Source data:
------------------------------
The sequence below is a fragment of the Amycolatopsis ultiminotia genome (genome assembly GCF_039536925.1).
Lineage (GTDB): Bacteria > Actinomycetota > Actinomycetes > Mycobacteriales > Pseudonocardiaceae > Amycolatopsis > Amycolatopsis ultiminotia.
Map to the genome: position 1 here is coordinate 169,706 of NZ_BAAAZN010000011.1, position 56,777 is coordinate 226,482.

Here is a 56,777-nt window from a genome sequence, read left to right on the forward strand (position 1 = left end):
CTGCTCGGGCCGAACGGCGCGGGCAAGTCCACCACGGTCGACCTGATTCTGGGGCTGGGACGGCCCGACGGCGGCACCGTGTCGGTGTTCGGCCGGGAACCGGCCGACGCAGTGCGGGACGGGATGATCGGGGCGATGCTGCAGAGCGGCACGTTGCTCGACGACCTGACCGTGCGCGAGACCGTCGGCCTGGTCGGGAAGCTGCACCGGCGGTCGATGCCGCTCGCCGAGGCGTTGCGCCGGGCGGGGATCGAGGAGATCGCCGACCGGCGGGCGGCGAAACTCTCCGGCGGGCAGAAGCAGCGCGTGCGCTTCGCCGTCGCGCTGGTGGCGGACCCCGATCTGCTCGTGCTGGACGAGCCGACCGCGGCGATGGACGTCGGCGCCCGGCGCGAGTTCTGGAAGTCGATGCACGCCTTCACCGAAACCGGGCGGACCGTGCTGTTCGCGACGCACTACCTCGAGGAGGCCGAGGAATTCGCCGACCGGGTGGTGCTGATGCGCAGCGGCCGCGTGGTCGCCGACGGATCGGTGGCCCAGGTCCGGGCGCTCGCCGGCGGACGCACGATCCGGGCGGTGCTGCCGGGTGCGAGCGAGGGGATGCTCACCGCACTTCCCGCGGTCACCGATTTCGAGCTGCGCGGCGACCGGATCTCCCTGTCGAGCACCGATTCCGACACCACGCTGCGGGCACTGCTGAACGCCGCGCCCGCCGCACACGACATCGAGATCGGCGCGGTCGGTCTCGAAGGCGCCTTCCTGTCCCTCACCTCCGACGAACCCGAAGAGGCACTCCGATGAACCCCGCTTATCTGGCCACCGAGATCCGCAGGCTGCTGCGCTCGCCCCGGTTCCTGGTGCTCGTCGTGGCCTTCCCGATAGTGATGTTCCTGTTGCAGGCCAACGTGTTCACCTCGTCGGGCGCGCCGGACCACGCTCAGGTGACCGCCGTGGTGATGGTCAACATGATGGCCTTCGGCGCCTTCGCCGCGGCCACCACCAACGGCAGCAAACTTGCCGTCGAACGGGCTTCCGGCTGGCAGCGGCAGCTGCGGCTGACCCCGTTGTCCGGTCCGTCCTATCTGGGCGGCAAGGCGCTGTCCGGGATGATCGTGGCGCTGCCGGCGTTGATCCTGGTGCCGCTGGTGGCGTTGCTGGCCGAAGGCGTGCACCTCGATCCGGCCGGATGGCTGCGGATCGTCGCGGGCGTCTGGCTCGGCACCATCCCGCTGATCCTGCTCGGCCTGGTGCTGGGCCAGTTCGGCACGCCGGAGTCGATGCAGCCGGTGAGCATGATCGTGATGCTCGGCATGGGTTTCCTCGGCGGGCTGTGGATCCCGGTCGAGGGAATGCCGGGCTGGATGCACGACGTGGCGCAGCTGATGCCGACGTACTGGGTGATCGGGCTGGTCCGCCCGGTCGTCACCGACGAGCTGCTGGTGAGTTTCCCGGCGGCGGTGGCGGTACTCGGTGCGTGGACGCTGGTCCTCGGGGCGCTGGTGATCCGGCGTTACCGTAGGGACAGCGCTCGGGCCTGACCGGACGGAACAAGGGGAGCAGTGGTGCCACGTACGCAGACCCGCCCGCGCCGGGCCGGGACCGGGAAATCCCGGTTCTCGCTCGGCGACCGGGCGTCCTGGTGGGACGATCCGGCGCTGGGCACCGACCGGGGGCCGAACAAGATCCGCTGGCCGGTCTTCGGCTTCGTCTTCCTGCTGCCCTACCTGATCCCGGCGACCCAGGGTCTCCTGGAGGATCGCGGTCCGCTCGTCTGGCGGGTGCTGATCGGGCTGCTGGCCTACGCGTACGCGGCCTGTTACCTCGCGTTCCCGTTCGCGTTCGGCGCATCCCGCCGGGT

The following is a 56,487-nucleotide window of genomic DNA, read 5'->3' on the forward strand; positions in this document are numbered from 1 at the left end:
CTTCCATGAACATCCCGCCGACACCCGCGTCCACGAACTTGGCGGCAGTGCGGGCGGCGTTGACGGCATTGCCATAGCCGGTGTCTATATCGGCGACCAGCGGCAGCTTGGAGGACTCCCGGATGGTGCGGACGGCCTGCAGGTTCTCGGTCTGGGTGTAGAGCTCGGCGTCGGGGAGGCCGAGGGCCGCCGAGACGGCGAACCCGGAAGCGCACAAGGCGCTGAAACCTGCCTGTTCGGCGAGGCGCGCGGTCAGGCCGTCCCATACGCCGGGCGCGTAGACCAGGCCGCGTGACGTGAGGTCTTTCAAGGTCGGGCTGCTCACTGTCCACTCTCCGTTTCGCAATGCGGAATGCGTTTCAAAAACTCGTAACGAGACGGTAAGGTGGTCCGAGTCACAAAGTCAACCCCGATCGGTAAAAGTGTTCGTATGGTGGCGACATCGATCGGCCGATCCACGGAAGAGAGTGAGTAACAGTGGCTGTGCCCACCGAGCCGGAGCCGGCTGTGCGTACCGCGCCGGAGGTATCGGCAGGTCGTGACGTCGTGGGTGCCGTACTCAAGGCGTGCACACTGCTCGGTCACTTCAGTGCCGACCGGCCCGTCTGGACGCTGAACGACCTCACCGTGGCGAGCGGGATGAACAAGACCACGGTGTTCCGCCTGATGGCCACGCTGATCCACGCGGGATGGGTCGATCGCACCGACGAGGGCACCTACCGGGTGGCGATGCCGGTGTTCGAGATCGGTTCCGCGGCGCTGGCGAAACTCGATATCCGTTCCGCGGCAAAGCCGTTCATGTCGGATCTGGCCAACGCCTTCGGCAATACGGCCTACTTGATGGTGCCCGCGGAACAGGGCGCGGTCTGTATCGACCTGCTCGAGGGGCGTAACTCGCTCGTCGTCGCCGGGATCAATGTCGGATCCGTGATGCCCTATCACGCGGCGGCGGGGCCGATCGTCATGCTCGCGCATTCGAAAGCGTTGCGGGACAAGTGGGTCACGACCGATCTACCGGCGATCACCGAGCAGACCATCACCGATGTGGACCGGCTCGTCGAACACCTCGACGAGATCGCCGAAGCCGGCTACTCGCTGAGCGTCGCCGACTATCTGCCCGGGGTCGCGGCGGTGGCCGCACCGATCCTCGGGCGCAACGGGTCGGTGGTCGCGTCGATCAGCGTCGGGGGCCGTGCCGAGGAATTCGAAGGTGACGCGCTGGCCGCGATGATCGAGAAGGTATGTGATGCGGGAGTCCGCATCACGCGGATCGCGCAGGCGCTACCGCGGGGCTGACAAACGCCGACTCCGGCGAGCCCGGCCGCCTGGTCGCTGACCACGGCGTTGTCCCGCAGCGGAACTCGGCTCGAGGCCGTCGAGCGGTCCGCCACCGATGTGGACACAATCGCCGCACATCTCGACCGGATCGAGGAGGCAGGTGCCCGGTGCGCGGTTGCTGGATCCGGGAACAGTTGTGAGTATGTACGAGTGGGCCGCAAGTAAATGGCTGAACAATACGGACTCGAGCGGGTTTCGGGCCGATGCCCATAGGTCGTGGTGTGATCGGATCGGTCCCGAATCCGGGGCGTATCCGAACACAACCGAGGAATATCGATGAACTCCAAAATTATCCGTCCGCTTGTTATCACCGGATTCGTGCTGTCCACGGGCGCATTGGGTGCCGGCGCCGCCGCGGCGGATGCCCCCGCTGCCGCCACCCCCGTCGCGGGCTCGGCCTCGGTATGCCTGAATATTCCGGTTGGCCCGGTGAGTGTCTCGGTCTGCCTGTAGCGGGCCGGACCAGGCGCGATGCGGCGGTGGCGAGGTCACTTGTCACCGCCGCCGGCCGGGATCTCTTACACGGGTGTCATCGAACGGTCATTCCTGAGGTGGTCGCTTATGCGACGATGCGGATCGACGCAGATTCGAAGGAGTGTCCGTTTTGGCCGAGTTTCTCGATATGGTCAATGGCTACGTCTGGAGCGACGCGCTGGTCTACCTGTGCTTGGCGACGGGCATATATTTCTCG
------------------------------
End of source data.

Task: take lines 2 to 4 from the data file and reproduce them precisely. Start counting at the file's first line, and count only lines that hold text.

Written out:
Lineage (GTDB): Bacteria > Actinomycetota > Actinomycetes > Mycobacteriales > Pseudonocardiaceae > Amycolatopsis > Amycolatopsis ultiminotia.
Map to the genome: position 1 here is coordinate 169,706 of NZ_BAAAZN010000011.1, position 56,777 is coordinate 226,482.

Here is a 56,777-nt window from a genome sequence, read left to right on the forward strand (position 1 = left end):